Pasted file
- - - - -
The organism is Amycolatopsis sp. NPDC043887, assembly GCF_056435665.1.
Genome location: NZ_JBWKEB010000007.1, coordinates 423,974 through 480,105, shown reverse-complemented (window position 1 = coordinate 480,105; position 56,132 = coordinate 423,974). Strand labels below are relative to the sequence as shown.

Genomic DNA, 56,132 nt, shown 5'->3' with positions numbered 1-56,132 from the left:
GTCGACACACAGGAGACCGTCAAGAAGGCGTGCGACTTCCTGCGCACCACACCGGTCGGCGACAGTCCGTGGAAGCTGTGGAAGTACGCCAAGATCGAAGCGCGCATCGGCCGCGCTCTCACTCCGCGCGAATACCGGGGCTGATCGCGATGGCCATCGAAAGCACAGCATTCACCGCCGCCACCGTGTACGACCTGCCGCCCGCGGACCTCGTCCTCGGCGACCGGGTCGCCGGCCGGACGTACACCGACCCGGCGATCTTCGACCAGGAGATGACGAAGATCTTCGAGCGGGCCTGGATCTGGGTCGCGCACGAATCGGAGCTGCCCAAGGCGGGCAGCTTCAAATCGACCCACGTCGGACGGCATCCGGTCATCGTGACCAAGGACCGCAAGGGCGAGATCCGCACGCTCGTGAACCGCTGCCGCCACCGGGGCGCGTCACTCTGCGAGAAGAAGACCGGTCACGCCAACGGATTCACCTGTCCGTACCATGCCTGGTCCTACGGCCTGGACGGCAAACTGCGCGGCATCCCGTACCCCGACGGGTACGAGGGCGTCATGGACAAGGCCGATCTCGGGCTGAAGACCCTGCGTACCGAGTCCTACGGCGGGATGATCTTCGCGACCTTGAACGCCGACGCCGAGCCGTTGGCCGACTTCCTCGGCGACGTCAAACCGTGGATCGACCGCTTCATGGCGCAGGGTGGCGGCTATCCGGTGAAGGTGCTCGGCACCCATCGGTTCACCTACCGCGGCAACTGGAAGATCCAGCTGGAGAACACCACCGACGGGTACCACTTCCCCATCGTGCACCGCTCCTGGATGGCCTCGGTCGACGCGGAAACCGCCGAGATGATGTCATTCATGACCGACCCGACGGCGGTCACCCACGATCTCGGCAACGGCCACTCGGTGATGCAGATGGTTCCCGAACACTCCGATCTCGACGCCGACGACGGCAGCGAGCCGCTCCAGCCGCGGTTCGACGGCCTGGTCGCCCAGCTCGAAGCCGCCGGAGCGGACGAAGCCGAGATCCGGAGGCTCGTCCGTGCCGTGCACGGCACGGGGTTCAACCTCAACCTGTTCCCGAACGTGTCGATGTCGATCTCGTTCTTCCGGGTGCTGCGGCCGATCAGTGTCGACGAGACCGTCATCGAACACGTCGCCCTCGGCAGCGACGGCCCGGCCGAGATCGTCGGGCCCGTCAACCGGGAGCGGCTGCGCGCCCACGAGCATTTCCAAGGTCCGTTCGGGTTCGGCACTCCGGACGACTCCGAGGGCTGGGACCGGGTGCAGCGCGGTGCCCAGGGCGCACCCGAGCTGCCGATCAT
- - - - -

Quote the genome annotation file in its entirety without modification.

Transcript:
The organism is Amycolatopsis sp. NPDC043887, assembly GCF_056435665.1.
Genome location: NZ_JBWKEB010000007.1, coordinates 423,974 through 480,105, shown reverse-complemented (window position 1 = coordinate 480,105; position 56,132 = coordinate 423,974). Strand labels below are relative to the sequence as shown.

Genomic DNA, 56,132 nt, shown 5'->3' with positions numbered 1-56,132 from the left:
GTCGACACACAGGAGACCGTCAAGAAGGCGTGCGACTTCCTGCGCACCACACCGGTCGGCGACAGTCCGTGGAAGCTGTGGAAGTACGCCAAGATCGAAGCGCGCATCGGCCGCGCTCTCACTCCGCGCGAATACCGGGGCTGATCGCGATGGCCATCGAAAGCACAGCATTCACCGCCGCCACCGTGTACGACCTGCCGCCCGCGGACCTCGTCCTCGGCGACCGGGTCGCCGGCCGGACGTACACCGACCCGGCGATCTTCGACCAGGAGATGACGAAGATCTTCGAGCGGGCCTGGATCTGGGTCGCGCACGAATCGGAGCTGCCCAAGGCGGGCAGCTTCAAATCGACCCACGTCGGACGGCATCCGGTCATCGTGACCAAGGACCGCAAGGGCGAGATCCGCACGCTCGTGAACCGCTGCCGCCACCGGGGCGCGTCACTCTGCGAGAAGAAGACCGGTCACGCCAACGGATTCACCTGTCCGTACCATGCCTGGTCCTACGGCCTGGACGGCAAACTGCGCGGCATCCCGTACCCCGACGGGTACGAGGGCGTCATGGACAAGGCCGATCTCGGGCTGAAGACCCTGCGTACCGAGTCCTACGGCGGGATGATCTTCGCGACCTTGAACGCCGACGCCGAGCCGTTGGCCGACTTCCTCGGCGACGTCAAACCGTGGATCGACCGCTTCATGGCGCAGGGTGGCGGCTATCCGGTGAAGGTGCTCGGCACCCATCGGTTCACCTACCGCGGCAACTGGAAGATCCAGCTGGAGAACACCACCGACGGGTACCACTTCCCCATCGTGCACCGCTCCTGGATGGCCTCGGTCGACGCGGAAACCGCCGAGATGATGTCATTCATGACCGACCCGACGGCGGTCACCCACGATCTCGGCAACGGCCACTCGGTGATGCAGATGGTTCCCGAACACTCCGATCTCGACGCCGACGACGGCAGCGAGCCGCTCCAGCCGCGGTTCGACGGCCTGGTCGCCCAGCTCGAAGCCGCCGGAGCGGACGAAGCCGAGATCCGGAGGCTCGTCCGTGCCGTGCACGGCACGGGGTTCAACCTCAACCTGTTCCCGAACGTGTCGATGTCGATCTCGTTCTTCCGGGTGCTGCGGCCGATCAGTGTCGACGAGACCGTCATCGAACACGTCGCCCTCGGCAGCGACGGCCCGGCCGAGATCGTCGGGCCCGTCAACCGGGAGCGGCTGCGCGCCCACGAGCATTTCCAAGGTCCGTTCGGGTTCGGCACTCCGGACGACTCCGAGGGCTGGGACCGGGTGCAGCGCGGTGCCCAGGGCGCACCCGAGCTGCCGATCAT